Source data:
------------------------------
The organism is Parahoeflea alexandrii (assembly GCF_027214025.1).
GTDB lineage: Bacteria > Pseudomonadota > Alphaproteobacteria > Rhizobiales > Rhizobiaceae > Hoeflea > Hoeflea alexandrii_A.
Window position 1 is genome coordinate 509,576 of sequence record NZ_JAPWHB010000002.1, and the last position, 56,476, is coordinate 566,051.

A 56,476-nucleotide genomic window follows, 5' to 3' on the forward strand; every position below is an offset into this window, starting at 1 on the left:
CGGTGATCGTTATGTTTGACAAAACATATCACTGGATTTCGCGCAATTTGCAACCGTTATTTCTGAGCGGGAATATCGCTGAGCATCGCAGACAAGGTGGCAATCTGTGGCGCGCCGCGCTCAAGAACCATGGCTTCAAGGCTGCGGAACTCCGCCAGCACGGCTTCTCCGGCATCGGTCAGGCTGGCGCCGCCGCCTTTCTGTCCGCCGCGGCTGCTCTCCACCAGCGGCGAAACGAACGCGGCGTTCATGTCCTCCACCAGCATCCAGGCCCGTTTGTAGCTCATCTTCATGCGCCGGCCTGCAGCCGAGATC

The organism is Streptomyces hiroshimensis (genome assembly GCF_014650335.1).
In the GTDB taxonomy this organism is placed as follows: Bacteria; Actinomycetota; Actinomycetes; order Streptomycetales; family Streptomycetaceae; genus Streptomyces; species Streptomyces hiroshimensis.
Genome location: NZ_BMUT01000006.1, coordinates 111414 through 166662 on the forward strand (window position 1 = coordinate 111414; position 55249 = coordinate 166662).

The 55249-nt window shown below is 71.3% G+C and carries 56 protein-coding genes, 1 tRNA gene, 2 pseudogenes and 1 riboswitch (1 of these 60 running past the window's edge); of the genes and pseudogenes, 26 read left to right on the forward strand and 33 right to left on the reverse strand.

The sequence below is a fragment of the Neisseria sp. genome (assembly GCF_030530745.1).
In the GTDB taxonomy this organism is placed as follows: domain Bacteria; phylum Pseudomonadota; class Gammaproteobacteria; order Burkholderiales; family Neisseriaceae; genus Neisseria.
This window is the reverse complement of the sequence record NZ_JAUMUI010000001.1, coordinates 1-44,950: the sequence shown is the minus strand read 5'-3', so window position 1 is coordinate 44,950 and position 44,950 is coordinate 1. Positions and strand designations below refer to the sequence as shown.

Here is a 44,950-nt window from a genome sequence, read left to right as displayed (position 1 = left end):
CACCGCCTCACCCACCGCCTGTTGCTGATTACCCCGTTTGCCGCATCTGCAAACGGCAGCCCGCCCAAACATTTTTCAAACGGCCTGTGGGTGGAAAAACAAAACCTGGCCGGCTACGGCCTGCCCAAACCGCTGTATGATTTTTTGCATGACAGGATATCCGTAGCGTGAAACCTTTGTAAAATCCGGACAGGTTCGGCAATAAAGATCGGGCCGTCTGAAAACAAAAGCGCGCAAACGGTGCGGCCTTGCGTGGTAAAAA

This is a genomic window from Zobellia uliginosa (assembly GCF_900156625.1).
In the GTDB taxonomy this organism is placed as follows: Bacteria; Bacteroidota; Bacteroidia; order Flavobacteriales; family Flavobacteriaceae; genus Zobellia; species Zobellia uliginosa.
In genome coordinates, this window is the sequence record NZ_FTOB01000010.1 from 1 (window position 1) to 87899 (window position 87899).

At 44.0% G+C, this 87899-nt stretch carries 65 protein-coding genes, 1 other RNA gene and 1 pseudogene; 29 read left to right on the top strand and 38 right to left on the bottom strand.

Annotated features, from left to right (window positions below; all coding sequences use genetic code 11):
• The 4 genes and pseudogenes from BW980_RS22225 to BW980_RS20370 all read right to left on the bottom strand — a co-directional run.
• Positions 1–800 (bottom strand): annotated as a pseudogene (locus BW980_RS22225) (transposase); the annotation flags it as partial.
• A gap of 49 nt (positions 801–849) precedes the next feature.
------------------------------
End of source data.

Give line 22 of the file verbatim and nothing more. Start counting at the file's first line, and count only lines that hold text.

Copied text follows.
• A gap of 49 nt (positions 801–849) precedes the next feature.